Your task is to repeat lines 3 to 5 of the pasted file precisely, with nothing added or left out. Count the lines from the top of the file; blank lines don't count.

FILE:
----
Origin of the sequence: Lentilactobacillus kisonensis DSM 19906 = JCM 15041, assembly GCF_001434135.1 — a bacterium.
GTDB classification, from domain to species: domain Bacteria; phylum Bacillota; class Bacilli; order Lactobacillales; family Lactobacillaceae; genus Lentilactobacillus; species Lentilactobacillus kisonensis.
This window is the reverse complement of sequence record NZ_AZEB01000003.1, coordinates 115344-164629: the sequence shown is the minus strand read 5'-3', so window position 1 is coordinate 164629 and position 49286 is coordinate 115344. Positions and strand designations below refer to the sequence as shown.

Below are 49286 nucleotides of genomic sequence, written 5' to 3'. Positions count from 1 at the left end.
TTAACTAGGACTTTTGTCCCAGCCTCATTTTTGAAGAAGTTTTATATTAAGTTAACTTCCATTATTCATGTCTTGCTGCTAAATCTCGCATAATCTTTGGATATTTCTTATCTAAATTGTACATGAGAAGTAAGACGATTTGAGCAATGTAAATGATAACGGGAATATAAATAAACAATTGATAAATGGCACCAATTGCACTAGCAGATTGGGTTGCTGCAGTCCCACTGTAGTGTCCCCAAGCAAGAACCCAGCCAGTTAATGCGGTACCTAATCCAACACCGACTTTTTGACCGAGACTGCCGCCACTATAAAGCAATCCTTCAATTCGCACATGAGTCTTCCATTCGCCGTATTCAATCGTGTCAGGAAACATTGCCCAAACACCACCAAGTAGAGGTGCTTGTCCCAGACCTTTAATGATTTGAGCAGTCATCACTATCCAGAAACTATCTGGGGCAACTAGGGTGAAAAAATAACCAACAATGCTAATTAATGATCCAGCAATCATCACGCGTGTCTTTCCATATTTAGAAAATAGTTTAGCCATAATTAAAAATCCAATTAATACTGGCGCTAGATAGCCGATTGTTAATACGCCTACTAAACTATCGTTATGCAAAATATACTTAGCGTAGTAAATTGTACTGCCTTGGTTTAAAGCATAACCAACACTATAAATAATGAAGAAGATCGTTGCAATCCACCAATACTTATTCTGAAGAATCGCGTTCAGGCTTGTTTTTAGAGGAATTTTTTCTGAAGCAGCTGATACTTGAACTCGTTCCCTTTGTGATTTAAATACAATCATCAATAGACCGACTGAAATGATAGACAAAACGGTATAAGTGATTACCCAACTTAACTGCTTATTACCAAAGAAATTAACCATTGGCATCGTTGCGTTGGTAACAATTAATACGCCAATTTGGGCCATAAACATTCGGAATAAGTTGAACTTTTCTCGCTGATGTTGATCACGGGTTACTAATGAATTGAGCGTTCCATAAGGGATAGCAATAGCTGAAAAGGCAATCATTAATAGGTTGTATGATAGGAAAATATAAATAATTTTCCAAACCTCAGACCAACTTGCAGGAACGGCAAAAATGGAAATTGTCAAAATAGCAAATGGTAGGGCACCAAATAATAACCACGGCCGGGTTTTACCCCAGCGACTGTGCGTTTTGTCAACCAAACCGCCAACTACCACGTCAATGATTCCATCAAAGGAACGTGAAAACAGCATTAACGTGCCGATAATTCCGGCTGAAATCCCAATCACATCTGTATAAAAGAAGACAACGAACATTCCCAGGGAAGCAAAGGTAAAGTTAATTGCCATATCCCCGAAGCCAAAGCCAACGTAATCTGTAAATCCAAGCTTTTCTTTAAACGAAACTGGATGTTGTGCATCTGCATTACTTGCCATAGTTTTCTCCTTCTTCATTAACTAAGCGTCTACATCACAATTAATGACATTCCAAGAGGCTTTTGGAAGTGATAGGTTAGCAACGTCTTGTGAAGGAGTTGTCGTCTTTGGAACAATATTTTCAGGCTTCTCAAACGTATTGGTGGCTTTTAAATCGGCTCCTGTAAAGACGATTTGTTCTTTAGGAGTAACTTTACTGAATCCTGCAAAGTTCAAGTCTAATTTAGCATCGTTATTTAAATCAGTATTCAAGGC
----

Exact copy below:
This window is the reverse complement of sequence record NZ_AZEB01000003.1, coordinates 115344-164629: the sequence shown is the minus strand read 5'-3', so window position 1 is coordinate 164629 and position 49286 is coordinate 115344. Positions and strand designations below refer to the sequence as shown.

Below are 49286 nucleotides of genomic sequence, written 5' to 3'. Positions count from 1 at the left end.
TTAACTAGGACTTTTGTCCCAGCCTCATTTTTGAAGAAGTTTTATATTAAGTTAACTTCCATTATTCATGTCTTGCTGCTAAATCTCGCATAATCTTTGGATATTTCTTATCTAAATTGTACATGAGAAGTAAGACGATTTGAGCAATGTAAATGATAACGGGAATATAAATAAACAATTGATAAATGGCACCAATTGCACTAGCAGATTGGGTTGCTGCAGTCCCACTGTAGTGTCCCCAAGCAAGAACCCAGCCAGTTAATGCGGTACCTAATCCAACACCGACTTTTTGACCGAGACTGCCGCCACTATAAAGCAATCCTTCAATTCGCACATGAGTCTTCCATTCGCCGTATTCAATCGTGTCAGGAAACATTGCCCAAACACCACCAAGTAGAGGTGCTTGTCCCAGACCTTTAATGATTTGAGCAGTCATCACTATCCAGAAACTATCTGGGGCAACTAGGGTGAAAAAATAACCAACAATGCTAATTAATGATCCAGCAATCATCACGCGTGTCTTTCCATATTTAGAAAATAGTTTAGCCATAATTAAAAATCCAATTAATACTGGCGCTAGATAGCCGATTGTTAATACGCCTACTAAACTATCGTTATGCAAAATATACTTAGCGTAGTAAATTGTACTGCCTTGGTTTAAAGCATAACCAACACTATAAATAATGAAGAAGATCGTTGCAATCCACCAATACTTATTCTGAAGAATCGCGTTCAGGCTTGTTTTTAGAGGAATTTTTTCTGAAGCAGCTGATACTTGAACTCGTTCCCTTTGTGATTTAAATACAATCATCAATAGACCGACTGAAATGATAGACAAAACGGTATAAGTGATTACCCAACTTAACTGCTTATTACCAAAGAAATTAACCATTGGCATCGTTGCGTTGGTAACAATTAATACGCCAATTTGGGCCATAAACATTCGGAATAAGTTGAACTTTTCTCGCTGATGTTGATCACGGGTTACTAATGAATTGAGCGTTCCATAAGGGATAGCAATAGCTGAAAAGGCAATCATTAATAGGTTGTATGATAGGAAAATATAAATAATTTTCCAAACCTCAGACCAACTTGCAGGAACGGCAAAAATGGAAATTGTCAAAATAGCAAATGGTAGGGCACCAAATAATAACCACGGCCGGGTTTTACCCCAGCGACTGTGCGTTTTGTCAACCAAACCGCCAACTACCACGTCAATGATTCCATCAAAGGAACGTGAAAACAGCATTAACGTGCCGATAATTCCGGCTGAAATCCCAATCACATCTGTATAAAAGAAGACAACGAACATTCCCAGGGAAGCAAAGGTAAAGTTAATTGCCATATCCCCGAAGCCAAAGCCAACGTAATCTGTAAATCCAAGCTTTTCTTTAAACGAAACTGGATGTTGTGCATCTGCATTACTTGCCATAGTTTTCTCCTTCTTCATTAACTAAGCGTCTACATCACAATTAATGACATTCCAAGAGGCTTTTGGAAGTGATAGGTTAGCAACGTCTTGTGAAGGAGTTGTCGTCTTTGGAACAATATTTTCAGGCTTCTCAAACGTATTGGTGGCTTTTAAATCGGCTCCTGTAAAGACGATTTGTTCTTTAGGAGTAACTTTACTGAATCCTGCAAAGTTCAAGTCTAATTTAGCATCGTTATTTAAATCAGTATTCAAGGC